Long-Term Care (LTC) Nurses have to deal with two sets of challenges because of the nature of their work setting.
Those are higher acuity of patients and staffing issues.
The higher acuity of patients means more severe and complex issues.
The medicine has developed and nowadays, patients with chronic conditions have a longer lifespan but require more care.
All healthcare settings have to adapt to this trend.
In long-term care facilities, it leads to the situation in which nurses have to treat more patients with complex medical issues, in a work setting that isn’t acute.
Despite being so challenging, it provides a great chance for nurses to advance their skills.
For example, an LTC nurse may be assigned to treat the patient with complex wound dressing, and she can develop her skills further.
LTC facilities don’t have as many doctors as acute care facilities.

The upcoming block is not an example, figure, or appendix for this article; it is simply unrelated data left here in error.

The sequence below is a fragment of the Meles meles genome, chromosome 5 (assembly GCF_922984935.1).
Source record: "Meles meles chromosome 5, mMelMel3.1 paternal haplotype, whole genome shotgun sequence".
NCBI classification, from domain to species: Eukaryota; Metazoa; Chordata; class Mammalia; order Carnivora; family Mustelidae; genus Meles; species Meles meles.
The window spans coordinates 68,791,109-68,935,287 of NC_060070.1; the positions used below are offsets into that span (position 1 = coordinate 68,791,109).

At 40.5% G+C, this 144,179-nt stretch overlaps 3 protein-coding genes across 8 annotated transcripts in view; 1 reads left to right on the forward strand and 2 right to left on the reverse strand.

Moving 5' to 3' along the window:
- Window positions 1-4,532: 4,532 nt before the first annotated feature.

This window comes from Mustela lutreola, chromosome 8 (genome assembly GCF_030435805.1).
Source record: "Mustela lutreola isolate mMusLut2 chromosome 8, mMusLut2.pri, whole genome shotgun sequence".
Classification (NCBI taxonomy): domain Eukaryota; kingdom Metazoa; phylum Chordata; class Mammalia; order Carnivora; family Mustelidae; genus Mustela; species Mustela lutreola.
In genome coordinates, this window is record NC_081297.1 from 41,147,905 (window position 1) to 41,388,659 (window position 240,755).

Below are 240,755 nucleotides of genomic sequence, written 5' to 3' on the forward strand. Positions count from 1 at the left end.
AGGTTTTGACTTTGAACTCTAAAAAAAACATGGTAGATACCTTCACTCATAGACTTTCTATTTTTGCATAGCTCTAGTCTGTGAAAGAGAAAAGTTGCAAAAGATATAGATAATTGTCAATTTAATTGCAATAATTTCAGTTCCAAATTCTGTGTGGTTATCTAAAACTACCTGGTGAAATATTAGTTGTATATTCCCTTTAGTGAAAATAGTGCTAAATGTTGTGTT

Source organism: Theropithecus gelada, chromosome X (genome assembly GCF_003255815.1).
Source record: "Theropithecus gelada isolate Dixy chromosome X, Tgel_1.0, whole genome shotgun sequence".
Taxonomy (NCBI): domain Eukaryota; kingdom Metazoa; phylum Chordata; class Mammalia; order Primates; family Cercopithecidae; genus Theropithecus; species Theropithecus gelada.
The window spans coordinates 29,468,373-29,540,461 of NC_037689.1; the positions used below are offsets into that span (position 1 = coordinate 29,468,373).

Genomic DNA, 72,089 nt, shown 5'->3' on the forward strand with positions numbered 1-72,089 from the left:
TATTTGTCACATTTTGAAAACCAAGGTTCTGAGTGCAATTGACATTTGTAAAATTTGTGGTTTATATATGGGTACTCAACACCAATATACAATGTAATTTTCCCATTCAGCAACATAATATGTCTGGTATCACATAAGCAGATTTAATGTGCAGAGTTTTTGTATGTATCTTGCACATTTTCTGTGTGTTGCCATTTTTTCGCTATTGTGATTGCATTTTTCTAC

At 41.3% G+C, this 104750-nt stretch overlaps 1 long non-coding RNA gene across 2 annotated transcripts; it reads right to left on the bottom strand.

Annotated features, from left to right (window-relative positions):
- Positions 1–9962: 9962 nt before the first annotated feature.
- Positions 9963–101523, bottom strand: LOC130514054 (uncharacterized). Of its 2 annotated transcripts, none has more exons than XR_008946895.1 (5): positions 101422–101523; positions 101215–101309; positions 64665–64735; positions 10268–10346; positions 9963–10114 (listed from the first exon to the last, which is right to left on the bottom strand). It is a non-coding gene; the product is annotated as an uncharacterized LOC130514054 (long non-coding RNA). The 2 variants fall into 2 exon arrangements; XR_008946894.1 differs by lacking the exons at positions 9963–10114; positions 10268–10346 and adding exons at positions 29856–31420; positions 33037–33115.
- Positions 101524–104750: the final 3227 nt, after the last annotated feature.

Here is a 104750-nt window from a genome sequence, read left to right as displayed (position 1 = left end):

Often, there are only one or two doctors responsible for the patient.
Teams of clinical staff include nurses, nursing assistants, medical technicians, a social worker, nurse case manager, and other healthcare workers.
Sometimes, severe conditions of some patients require complete patient care and the involvement of many healthcare workers.
At the same time, there are fewer nurses available to other patients.
LTC nurses often face under-staffing issues when their colleagues take a vacation or call in sick.
These are the reasons for lower job satisfaction within LTC nurses and a higher turnover rate.
There are ways how facilities can help their nurses to overcome these challenges.
In some facilities, the number and the structure of staff were changed to address the current conditions related to acute.
The previous organizational model was based on numbers and rations, and the new model is based on acuity.
The revised operational models improve patient care and allow the nurses to have adequate support from their colleagues, which will lead to better patient outcomes.